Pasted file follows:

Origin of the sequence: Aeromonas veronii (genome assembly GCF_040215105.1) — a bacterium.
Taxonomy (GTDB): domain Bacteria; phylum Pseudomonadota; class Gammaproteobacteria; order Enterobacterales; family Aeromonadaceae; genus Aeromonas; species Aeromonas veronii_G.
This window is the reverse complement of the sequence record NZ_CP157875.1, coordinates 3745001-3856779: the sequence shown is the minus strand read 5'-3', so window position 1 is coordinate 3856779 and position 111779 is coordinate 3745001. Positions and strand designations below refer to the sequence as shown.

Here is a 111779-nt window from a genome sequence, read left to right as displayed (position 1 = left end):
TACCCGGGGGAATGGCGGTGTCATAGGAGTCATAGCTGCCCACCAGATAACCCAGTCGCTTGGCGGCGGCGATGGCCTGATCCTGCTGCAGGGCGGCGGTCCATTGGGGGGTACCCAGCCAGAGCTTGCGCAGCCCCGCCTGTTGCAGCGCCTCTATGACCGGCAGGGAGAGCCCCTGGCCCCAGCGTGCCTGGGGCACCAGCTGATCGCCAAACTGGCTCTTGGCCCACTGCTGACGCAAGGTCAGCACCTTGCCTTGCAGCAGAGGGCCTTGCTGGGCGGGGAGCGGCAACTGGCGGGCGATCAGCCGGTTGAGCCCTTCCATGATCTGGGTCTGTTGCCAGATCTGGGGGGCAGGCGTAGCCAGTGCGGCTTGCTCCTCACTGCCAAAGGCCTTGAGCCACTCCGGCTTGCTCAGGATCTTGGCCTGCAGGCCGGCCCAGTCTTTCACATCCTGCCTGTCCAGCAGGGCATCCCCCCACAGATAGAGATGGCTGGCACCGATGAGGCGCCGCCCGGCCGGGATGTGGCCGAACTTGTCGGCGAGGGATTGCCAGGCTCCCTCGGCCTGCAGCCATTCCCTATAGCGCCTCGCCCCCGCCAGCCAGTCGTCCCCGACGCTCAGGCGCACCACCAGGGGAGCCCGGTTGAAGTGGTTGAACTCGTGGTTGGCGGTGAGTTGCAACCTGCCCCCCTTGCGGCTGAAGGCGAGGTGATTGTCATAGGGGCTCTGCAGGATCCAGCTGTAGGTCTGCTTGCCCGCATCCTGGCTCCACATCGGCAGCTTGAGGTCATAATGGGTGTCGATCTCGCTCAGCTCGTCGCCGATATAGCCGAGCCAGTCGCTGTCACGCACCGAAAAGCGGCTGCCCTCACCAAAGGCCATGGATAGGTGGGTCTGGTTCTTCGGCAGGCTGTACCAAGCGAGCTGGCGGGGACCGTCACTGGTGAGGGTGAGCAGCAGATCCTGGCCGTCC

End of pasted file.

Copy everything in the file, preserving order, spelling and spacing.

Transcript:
Origin of the sequence: Aeromonas veronii (genome assembly GCF_040215105.1) — a bacterium.
Taxonomy (GTDB): domain Bacteria; phylum Pseudomonadota; class Gammaproteobacteria; order Enterobacterales; family Aeromonadaceae; genus Aeromonas; species Aeromonas veronii_G.
This window is the reverse complement of the sequence record NZ_CP157875.1, coordinates 3745001-3856779: the sequence shown is the minus strand read 5'-3', so window position 1 is coordinate 3856779 and position 111779 is coordinate 3745001. Positions and strand designations below refer to the sequence as shown.

Here is a 111779-nt window from a genome sequence, read left to right as displayed (position 1 = left end):
TACCCGGGGGAATGGCGGTGTCATAGGAGTCATAGCTGCCCACCAGATAACCCAGTCGCTTGGCGGCGGCGATGGCCTGATCCTGCTGCAGGGCGGCGGTCCATTGGGGGGTACCCAGCCAGAGCTTGCGCAGCCCCGCCTGTTGCAGCGCCTCTATGACCGGCAGGGAGAGCCCCTGGCCCCAGCGTGCCTGGGGCACCAGCTGATCGCCAAACTGGCTCTTGGCCCACTGCTGACGCAAGGTCAGCACCTTGCCTTGCAGCAGAGGGCCTTGCTGGGCGGGGAGCGGCAACTGGCGGGCGATCAGCCGGTTGAGCCCTTCCATGATCTGGGTCTGTTGCCAGATCTGGGGGGCAGGCGTAGCCAGTGCGGCTTGCTCCTCACTGCCAAAGGCCTTGAGCCACTCCGGCTTGCTCAGGATCTTGGCCTGCAGGCCGGCCCAGTCTTTCACATCCTGCCTGTCCAGCAGGGCATCCCCCCACAGATAGAGATGGCTGGCACCGATGAGGCGCCGCCCGGCCGGGATGTGGCCGAACTTGTCGGCGAGGGATTGCCAGGCTCCCTCGGCCTGCAGCCATTCCCTATAGCGCCTCGCCCCCGCCAGCCAGTCGTCCCCGACGCTCAGGCGCACCACCAGGGGAGCCCGGTTGAAGTGGTTGAACTCGTGGTTGGCGGTGAGTTGCAACCTGCCCCCCTTGCGGCTGAAGGCGAGGTGATTGTCATAGGGGCTCTGCAGGATCCAGCTGTAGGTCTGCTTGCCCGCATCCTGGCTCCACATCGGCAGCTTGAGGTCATAATGGGTGTCGATCTCGCTCAGCTCGTCGCCGATATAGCCGAGCCAGTCGCTGTCACGCACCGAAAAGCGGCTGCCCTCACCAAAGGCCATGGATAGGTGGGTCTGGTTCTTCGGCAGGCTGTACCAAGCGAGCTGGCGGGGACCGTCACTGGTGAGGGTGAGCAGCAGATCCTGGCCGTCC